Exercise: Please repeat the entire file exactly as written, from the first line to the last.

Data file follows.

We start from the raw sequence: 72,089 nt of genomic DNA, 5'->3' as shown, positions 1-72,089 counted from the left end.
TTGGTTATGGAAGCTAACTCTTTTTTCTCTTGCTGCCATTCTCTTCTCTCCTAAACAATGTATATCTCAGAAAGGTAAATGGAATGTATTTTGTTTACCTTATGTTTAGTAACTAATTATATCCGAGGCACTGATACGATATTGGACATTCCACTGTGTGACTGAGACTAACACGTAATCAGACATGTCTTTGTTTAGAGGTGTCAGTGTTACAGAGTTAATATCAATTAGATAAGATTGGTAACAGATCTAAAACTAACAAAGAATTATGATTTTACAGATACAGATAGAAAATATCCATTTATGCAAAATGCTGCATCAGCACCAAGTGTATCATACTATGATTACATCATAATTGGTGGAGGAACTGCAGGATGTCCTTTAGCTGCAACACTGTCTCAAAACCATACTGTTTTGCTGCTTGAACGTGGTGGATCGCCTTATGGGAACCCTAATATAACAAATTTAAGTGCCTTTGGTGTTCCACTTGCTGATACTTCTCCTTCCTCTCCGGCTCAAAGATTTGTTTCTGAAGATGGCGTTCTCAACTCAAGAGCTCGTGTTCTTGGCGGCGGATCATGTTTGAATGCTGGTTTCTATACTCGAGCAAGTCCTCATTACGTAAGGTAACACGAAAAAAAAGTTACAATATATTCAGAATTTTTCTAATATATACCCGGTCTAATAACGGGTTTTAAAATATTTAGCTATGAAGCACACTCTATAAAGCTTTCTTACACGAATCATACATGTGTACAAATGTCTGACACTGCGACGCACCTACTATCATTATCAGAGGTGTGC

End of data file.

We start from the raw sequence: 72,089 nt of genomic DNA, 5'->3' as shown, positions 1-72,089 counted from the left end.
TTGGTTATGGAAGCTAACTCTTTTTTCTCTTGCTGCCATTCTCTTCTCTCCTAAACAATGTATATCTCAGAAAGGTAAATGGAATGTATTTTGTTTACCTTATGTTTAGTAACTAATTATATCCGAGGCACTGATACGATATTGGACATTCCACTGTGTGACTGAGACTAACACGTAATCAGACATGTCTTTGTTTAGAGGTGTCAGTGTTACAGAGTTAATATCAATTAGATAAGATTGGTAACAGATCTAAAACTAACAAAGAATTATGATTTTACAGATACAGATAGAAAATATCCATTTATGCAAAATGCTGCATCAGCACCAAGTGTATCATACTATGATTACATCATAATTGGTGGAGGAACTGCAGGATGTCCTTTAGCTGCAACACTGTCTCAAAACCATACTGTTTTGCTGCTTGAACGTGGTGGATCGCCTTATGGGAACCCTAATATAACAAATTTAAGTGCCTTTGGTGTTCCACTTGCTGATACTTCTCCTTCCTCTCCGGCTCAAAGATTTGTTTCTGAAGATGGCGTTCTCAACTCAAGAGCTCGTGTTCTTGGCGGCGGATCATGTTTGAATGCTGGTTTCTATACTCGAGCAAGTCCTCATTACGTAAGGTAACACGAAAAAAAAGTTACAATATATTCAGAATTTTTCTAATATATACCCGGTCTAATAACGGGTTTTAAAATATTTAGCTATGAAGCACACTCTATAAAGCTTTCTTACACGAATCATACATGTGTACAAATGTCTGACACTGCGACGCACCTACTATCATTATCAGAGGTGTGC